Few moments in Metro history live on as much as the day 16-year old Eddie Gaven scored a game-winning goal at RFK Stadium with an unforgettable asterisk.
The Hamilton Township native became the youngest player in league history (in a short-lived pre-Freddy Adu era) when was drafted by MetroStars as a teenager in 2003 by then-head coach Bob Bradley. While Gaven was considered a long-term project in his rookie season, Bradley used him more immediately to take advantage of a new rule that won him the game.
It was 4th of July weekend 2003 as the league’s biggest East Coast rivals met. Metro had been reeling after an eight goal draw at Giants Stadium against San Jose, but the weekend match had more thrills in store.
After the match ended in regulation time with a two-goal draw, the game entered the then-current format of golden goal overtime. But at the same time, there was a new rule added by the league allowing a fourth substitution for goalkeepers only, allowing teams to cover for injuries at the specialized position.
That’s when Bob Bradley took advantage of this rule and decided to use Eddie Gaven as the guinea pig to have him come into the match as a goalkeeper, while Tim Howard would switch jerseys as a field player.
The broadcast team for MLS Soccer on ESPN was Rob Stone as play-by-play and analysts Ty Keough with Eric Wynalda. Rob Stone didn’t mince his words about the shenanigans that Bradley was doing with this new substitution rule.
“I think this is cheating, just cheating. But it’s in there. What they did was make a temporary goalkeeping substitution. Putting Tim Howard into the middle of the field as a field player. So at least they will have Eddie Gaven play a minute in the net, so when the ball is cleared, they can switch back.”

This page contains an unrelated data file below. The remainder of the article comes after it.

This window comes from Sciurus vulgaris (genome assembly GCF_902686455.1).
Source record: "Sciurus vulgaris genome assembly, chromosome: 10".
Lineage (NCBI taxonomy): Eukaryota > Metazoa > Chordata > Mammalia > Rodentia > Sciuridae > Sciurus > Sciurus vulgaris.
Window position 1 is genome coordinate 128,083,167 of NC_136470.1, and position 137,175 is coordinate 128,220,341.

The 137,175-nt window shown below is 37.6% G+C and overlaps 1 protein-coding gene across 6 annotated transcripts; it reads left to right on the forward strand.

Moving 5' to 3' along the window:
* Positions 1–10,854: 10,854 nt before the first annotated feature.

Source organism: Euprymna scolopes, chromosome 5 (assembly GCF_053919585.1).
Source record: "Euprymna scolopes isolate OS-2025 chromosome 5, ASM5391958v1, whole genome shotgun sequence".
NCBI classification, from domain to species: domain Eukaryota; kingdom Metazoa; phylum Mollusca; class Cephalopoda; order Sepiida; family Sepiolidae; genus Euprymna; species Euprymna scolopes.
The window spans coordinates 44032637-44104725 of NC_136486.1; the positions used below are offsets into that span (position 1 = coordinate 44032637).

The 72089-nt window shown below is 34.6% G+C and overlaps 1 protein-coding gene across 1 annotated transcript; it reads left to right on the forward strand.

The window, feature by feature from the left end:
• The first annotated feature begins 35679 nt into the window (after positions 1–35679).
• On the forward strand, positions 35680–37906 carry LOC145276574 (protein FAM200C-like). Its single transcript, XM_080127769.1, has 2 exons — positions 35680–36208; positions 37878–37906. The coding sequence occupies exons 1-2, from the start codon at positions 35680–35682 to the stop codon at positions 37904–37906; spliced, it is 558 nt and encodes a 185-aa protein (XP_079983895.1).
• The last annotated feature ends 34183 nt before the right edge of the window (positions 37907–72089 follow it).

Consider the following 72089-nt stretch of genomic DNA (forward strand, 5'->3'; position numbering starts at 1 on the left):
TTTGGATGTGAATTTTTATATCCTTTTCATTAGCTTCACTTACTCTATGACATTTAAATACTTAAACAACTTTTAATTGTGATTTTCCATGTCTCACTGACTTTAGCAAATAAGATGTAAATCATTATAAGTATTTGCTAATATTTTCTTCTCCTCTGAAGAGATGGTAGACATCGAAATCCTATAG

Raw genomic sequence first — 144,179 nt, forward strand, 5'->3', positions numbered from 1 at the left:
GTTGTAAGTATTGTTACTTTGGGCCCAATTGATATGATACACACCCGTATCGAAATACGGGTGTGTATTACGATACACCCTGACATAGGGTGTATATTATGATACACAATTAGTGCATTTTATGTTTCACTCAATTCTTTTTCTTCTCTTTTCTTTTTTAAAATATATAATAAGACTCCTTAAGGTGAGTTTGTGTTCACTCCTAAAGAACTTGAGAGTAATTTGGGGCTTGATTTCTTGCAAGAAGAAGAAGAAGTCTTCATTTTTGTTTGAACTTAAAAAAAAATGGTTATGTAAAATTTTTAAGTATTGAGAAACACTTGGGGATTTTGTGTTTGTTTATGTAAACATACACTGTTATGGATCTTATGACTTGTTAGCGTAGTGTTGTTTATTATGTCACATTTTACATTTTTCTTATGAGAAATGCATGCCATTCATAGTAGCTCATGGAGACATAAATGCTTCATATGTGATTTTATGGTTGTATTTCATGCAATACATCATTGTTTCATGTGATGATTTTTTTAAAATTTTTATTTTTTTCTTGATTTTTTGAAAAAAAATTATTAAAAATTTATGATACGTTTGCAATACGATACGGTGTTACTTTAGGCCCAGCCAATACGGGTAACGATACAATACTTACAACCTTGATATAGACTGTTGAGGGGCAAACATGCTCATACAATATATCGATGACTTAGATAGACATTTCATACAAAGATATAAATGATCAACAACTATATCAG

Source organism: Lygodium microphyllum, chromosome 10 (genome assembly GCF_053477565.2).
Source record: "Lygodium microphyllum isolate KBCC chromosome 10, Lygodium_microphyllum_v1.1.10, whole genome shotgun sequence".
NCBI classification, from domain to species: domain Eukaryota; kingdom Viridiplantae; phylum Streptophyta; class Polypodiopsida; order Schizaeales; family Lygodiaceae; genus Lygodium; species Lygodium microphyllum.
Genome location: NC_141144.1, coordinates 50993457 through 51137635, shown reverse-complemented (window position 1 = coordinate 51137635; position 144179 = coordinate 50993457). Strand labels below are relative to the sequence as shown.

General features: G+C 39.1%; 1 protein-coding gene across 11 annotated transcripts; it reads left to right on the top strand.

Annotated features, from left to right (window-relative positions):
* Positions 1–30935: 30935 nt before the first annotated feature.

With Metro already playing a man down following Kenny Arena’s second yellow in the summer heat of Washington, getting Gaven on the pitch gave the team the needed legs to push for a winner.
As the second half of golden goal extra time was ticking away, Howard made a huge point-blank save on the DC United attacker, then started a break for the Metros as Gaven was running down the near side heading for goal. As soon as he saw Nick Rimando off his line with enough space, he chipped it past Rimando and tucked it inside the far side netting.
It was an improbable goal and a huge three points on the road. Now since then, MLS has removed that goalkeeper only substitution rule and we are back to three. But of course, since then FIFA has allowed a fourth sub to be used, only if matches go into extra time in elimination matches like the US Open Cup or knockout stage games like the World Cup, UEFA Champions League, and so on.
But with the current public health situation halting the world’s favorite game, FIFA has deemed temporarily to allow five substitutions with international dates being hampered as well for World Cup Qualifying. Perhaps some clever coaches looking for a new edge around the globe will be looking back at what happened that summer afternoon at RFK.